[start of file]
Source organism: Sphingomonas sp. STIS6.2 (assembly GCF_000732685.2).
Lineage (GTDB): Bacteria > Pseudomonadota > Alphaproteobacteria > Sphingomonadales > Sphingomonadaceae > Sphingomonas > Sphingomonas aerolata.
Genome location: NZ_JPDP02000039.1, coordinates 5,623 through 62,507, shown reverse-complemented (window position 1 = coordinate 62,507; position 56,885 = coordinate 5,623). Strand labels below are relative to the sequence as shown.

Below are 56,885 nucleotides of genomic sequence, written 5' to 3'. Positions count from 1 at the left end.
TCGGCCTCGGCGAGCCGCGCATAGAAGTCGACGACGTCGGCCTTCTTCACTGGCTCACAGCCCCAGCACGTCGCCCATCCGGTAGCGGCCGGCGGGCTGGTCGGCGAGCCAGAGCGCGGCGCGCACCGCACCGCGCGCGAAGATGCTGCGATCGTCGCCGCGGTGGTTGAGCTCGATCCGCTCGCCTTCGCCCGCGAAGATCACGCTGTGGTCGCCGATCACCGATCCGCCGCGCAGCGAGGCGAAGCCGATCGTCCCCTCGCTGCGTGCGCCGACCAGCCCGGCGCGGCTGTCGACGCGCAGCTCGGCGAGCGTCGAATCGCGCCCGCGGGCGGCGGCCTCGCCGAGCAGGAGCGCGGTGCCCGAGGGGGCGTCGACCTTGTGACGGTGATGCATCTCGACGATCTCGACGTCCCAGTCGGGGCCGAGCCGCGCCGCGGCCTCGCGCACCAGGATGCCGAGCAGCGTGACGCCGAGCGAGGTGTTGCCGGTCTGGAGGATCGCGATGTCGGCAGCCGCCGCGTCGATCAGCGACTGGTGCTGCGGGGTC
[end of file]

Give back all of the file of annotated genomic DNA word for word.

Source organism: Sphingomonas sp. STIS6.2 (assembly GCF_000732685.2).
Lineage (GTDB): Bacteria > Pseudomonadota > Alphaproteobacteria > Sphingomonadales > Sphingomonadaceae > Sphingomonas > Sphingomonas aerolata.
Genome location: NZ_JPDP02000039.1, coordinates 5,623 through 62,507, shown reverse-complemented (window position 1 = coordinate 62,507; position 56,885 = coordinate 5,623). Strand labels below are relative to the sequence as shown.

Below are 56,885 nucleotides of genomic sequence, written 5' to 3'. Positions count from 1 at the left end.
TCGGCCTCGGCGAGCCGCGCATAGAAGTCGACGACGTCGGCCTTCTTCACTGGCTCACAGCCCCAGCACGTCGCCCATCCGGTAGCGGCCGGCGGGCTGGTCGGCGAGCCAGAGCGCGGCGCGCACCGCACCGCGCGCGAAGATGCTGCGATCGTCGCCGCGGTGGTTGAGCTCGATCCGCTCGCCTTCGCCCGCGAAGATCACGCTGTGGTCGCCGATCACCGATCCGCCGCGCAGCGAGGCGAAGCCGATCGTCCCCTCGCTGCGTGCGCCGACCAGCCCGGCGCGGCTGTCGACGCGCAGCTCGGCGAGCGTCGAATCGCGCCCGCGGGCGGCGGCCTCGCCGAGCAGGAGCGCGGTGCCCGAGGGGGCGTCGACCTTGTGACGGTGATGCATCTCGACGATCTCGACGTCCCAGTCGGGGCCGAGCCGCGCCGCGGCCTCGCGCACCAGGATGCCGAGCAGCGTGACGCCGAGCGAGGTGTTGCCGGTCTGGAGGATCGCGATGTCGGCAGCCGCCGCGTCGATCAGCGACTGGTGCTGCGGGGTC